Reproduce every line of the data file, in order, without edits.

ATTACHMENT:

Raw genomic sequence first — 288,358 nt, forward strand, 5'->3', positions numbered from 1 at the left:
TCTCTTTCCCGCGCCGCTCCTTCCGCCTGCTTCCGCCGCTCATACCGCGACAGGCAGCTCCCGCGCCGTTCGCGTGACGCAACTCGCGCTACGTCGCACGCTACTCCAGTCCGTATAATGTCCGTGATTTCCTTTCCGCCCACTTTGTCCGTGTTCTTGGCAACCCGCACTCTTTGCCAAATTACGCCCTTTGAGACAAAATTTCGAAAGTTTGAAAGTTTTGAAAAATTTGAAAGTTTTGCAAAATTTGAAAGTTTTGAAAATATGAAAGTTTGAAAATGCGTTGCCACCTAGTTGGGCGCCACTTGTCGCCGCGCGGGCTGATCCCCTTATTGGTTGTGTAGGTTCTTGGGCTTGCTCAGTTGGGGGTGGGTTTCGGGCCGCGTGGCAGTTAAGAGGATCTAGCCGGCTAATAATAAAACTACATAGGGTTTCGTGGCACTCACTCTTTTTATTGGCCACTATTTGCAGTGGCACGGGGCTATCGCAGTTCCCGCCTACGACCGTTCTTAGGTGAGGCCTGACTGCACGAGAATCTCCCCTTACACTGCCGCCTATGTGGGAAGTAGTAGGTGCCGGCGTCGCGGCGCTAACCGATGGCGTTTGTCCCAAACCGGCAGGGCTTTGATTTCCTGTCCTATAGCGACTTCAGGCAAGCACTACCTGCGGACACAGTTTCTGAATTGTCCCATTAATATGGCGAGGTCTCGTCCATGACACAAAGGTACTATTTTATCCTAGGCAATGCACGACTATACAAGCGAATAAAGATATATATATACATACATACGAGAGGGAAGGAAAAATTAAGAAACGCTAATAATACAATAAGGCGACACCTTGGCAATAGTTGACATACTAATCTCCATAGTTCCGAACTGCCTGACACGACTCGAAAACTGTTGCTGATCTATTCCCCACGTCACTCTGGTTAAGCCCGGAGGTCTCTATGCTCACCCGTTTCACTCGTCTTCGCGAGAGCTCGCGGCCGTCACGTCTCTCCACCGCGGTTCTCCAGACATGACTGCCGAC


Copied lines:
Raw genomic sequence first — 288,358 nt, forward strand, 5'->3', positions numbered from 1 at the left:
TCTCTTTCCCGCGCCGCTCCTTCCGCCTGCTTCCGCCGCTCATACCGCGACAGGCAGCTCCCGCGCCGTTCGCGTGACGCAACTCGCGCTACGTCGCACGCTACTCCAGTCCGTATAATGTCCGTGATTTCCTTTCCGCCCACTTTGTCCGTGTTCTTGGCAACCCGCACTCTTTGCCAAATTACGCCCTTTGAGACAAAATTTCGAAAGTTTGAAAGTTTTGAAAAATTTGAAAGTTTTGCAAAATTTGAAAGTTTTGAAAATATGAAAGTTTGAAAATGCGTTGCCACCTAGTTGGGCGCCACTTGTCGCCGCGCGGGCTGATCCCCTTATTGGTTGTGTAGGTTCTTGGGCTTGCTCAGTTGGGGGTGGGTTTCGGGCCGCGTGGCAGTTAAGAGGATCTAGCCGGCTAATAATAAAACTACATAGGGTTTCGTGGCACTCACTCTTTTTATTGGCCACTATTTGCAGTGGCACGGGGCTATCGCAGTTCCCGCCTACGACCGTTCTTAGGTGAGGCCTGACTGCACGAGAATCTCCCCTTACACTGCCGCCTATGTGGGAAGTAGTAGGTGCCGGCGTCGCGGCGCTAACCGATGGCGTTTGTCCCAAACCGGCAGGGCTTTGATTTCCTGTCCTATAGCGACTTCAGGCAAGCACTACCTGCGGACACAGTTTCTGAATTGTCCCATTAATATGGCGAGGTCTCGTCCATGACACAAAGGTACTATTTTATCCTAGGCAATGCACGACTATACAAGCGAATAAAGATATATATATACATACATACGAGAGGGAAGGAAAAATTAAGAAACGCTAATAATACAATAAGGCGACACCTTGGCAATAGTTGACATACTAATCTCCATAGTTCCGAACTGCCTGACACGACTCGAAAACTGTTGCTGATCTATTCCCCACGTCACTCTGGTTAAGCCCGGAGGTCTCTATGCTCACCCGTTTCACTCGTCTTCGCGAGAGCTCGCGGCCGTCACGTCTCTCCACCGCGGTTCTCCAGACATGACTGCCGAC